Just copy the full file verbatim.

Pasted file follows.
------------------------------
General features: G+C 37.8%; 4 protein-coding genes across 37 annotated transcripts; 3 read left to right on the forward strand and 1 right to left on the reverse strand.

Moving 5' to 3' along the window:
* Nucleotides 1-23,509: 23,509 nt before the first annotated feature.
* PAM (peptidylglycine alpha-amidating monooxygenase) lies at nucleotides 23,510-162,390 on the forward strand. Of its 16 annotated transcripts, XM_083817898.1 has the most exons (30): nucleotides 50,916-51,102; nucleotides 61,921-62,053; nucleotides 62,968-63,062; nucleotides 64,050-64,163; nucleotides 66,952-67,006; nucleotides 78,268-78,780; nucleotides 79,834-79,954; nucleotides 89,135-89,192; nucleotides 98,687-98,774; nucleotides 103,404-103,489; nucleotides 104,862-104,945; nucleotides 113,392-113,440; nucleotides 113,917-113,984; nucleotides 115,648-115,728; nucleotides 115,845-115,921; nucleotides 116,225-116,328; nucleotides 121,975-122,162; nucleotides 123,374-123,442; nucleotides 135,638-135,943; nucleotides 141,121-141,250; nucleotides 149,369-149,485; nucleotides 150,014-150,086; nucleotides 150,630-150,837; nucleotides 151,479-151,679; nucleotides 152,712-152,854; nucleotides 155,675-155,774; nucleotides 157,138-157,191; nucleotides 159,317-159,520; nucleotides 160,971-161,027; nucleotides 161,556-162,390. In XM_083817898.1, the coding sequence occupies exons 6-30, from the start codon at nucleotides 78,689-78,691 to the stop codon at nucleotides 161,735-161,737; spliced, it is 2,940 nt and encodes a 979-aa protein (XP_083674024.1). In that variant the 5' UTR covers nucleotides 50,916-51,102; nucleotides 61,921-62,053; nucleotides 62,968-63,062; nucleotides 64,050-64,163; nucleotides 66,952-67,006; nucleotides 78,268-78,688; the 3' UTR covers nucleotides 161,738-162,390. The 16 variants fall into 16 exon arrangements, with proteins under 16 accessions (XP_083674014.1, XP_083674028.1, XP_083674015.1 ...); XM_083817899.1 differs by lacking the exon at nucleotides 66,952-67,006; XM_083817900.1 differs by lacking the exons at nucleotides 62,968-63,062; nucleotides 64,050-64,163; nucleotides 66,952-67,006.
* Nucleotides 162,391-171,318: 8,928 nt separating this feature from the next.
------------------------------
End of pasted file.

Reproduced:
General features: G+C 37.8%; 4 protein-coding genes across 37 annotated transcripts; 3 read left to right on the forward strand and 1 right to left on the reverse strand.

Moving 5' to 3' along the window:
* Nucleotides 1-23,509: 23,509 nt before the first annotated feature.
* PAM (peptidylglycine alpha-amidating monooxygenase) lies at nucleotides 23,510-162,390 on the forward strand. Of its 16 annotated transcripts, XM_083817898.1 has the most exons (30): nucleotides 50,916-51,102; nucleotides 61,921-62,053; nucleotides 62,968-63,062; nucleotides 64,050-64,163; nucleotides 66,952-67,006; nucleotides 78,268-78,780; nucleotides 79,834-79,954; nucleotides 89,135-89,192; nucleotides 98,687-98,774; nucleotides 103,404-103,489; nucleotides 104,862-104,945; nucleotides 113,392-113,440; nucleotides 113,917-113,984; nucleotides 115,648-115,728; nucleotides 115,845-115,921; nucleotides 116,225-116,328; nucleotides 121,975-122,162; nucleotides 123,374-123,442; nucleotides 135,638-135,943; nucleotides 141,121-141,250; nucleotides 149,369-149,485; nucleotides 150,014-150,086; nucleotides 150,630-150,837; nucleotides 151,479-151,679; nucleotides 152,712-152,854; nucleotides 155,675-155,774; nucleotides 157,138-157,191; nucleotides 159,317-159,520; nucleotides 160,971-161,027; nucleotides 161,556-162,390. In XM_083817898.1, the coding sequence occupies exons 6-30, from the start codon at nucleotides 78,689-78,691 to the stop codon at nucleotides 161,735-161,737; spliced, it is 2,940 nt and encodes a 979-aa protein (XP_083674024.1). In that variant the 5' UTR covers nucleotides 50,916-51,102; nucleotides 61,921-62,053; nucleotides 62,968-63,062; nucleotides 64,050-64,163; nucleotides 66,952-67,006; nucleotides 78,268-78,688; the 3' UTR covers nucleotides 161,738-162,390. The 16 variants fall into 16 exon arrangements, with proteins under 16 accessions (XP_083674014.1, XP_083674028.1, XP_083674015.1 ...); XM_083817899.1 differs by lacking the exon at nucleotides 66,952-67,006; XM_083817900.1 differs by lacking the exons at nucleotides 62,968-63,062; nucleotides 64,050-64,163; nucleotides 66,952-67,006.
* Nucleotides 162,391-171,318: 8,928 nt separating this feature from the next.